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Rachelle Belaro, Student Stories

Jon kráng dtòr bpai, Thailand


Having your practicum for two months is not that bad, but what if do your practicum in a foreign country?

Last April, ten AIT students were sent to Maejo University in Chiang Mai. This is the second time that students from AIT were sent to Thailand for practicum purposes. Chiang Mai became the home of the practicumers for the whole summer.

Thailand practicumers Abegail Igna and Marian Magsino share their experience in an interview with Rachelle Belaro:

Rachelle: How’s the experience of having your practicum in Thailand?

Marian: The experience in Thailand is totally different from my first (Korea) but it was equally memorable. From the sights we’ve seen to the people we’ve met, it was in our terms “nakakataba ng puso”.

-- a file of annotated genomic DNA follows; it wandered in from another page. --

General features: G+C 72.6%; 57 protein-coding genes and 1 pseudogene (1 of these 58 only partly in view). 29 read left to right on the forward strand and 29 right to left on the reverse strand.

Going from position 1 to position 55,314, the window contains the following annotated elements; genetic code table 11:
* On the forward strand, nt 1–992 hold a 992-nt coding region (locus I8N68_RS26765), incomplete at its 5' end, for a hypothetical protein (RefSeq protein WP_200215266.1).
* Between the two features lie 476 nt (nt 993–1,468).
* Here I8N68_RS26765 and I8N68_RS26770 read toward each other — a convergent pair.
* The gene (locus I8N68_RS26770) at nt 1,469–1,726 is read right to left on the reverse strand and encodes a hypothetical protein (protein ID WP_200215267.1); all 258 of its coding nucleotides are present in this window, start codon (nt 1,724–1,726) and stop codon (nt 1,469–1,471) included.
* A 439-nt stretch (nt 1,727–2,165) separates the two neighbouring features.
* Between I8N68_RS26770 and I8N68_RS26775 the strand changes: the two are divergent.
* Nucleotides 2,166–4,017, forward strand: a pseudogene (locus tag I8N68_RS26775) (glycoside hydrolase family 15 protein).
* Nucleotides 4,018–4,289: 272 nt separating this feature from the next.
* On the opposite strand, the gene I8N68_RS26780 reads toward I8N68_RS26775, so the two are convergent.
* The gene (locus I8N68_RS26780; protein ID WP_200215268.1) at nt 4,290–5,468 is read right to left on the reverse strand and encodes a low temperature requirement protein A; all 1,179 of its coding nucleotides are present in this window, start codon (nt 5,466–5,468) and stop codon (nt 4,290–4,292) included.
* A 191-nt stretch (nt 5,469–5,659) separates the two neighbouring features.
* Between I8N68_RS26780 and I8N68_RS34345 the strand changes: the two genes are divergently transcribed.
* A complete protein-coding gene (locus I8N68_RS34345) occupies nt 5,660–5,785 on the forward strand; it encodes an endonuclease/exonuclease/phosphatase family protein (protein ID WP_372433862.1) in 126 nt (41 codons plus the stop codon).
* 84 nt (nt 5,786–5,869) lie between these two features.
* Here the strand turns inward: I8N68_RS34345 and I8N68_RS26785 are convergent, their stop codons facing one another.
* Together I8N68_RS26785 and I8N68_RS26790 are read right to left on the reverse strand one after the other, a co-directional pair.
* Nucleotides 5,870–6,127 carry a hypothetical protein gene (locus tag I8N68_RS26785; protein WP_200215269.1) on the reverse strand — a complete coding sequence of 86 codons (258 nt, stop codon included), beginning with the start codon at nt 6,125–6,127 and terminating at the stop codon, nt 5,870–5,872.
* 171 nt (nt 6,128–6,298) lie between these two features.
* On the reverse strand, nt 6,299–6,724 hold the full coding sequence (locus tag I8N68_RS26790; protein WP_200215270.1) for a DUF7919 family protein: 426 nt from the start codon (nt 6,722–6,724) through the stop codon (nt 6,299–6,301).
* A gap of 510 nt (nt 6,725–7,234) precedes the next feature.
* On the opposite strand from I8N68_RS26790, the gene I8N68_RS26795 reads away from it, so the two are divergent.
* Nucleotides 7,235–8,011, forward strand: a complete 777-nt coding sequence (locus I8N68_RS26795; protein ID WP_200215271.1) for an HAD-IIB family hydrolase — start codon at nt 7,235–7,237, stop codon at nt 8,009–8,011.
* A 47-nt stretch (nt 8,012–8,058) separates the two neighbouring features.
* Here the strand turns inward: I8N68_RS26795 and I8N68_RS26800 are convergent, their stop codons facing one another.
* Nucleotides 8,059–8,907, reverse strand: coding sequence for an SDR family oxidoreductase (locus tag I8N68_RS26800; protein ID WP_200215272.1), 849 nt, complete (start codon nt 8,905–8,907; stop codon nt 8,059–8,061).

Abie: We’re practicumers there right? But what we experienced in Thailand was being a practicumer and at the same time, a tourist. We’re really not working there. Instead, we were studying. We apply the theories that we have learned whenever we have fieldtrips or when we make evaluation reports. But I have to say that this is one of the best summer experiences that I’ve had in my life since unlike Marian who already went to Korea before, this is my first time to be out of the country. So it’s really fun.

Photo courtesy of Patrick Serapio

R: How’s the food?

M: Spicy.

A: Yup. It’s spicy. It’s like you’re literally eating a bunch of pepper. There was a time wherein we were buying food and I already said Mai Pet (“not spicy” in Thai) but it was still spicy. I guess what’s not spicy there is still spicy for us. But all in all, the food there is good since there are counterparts to some of the food that we have here in the Philippines like nilaga.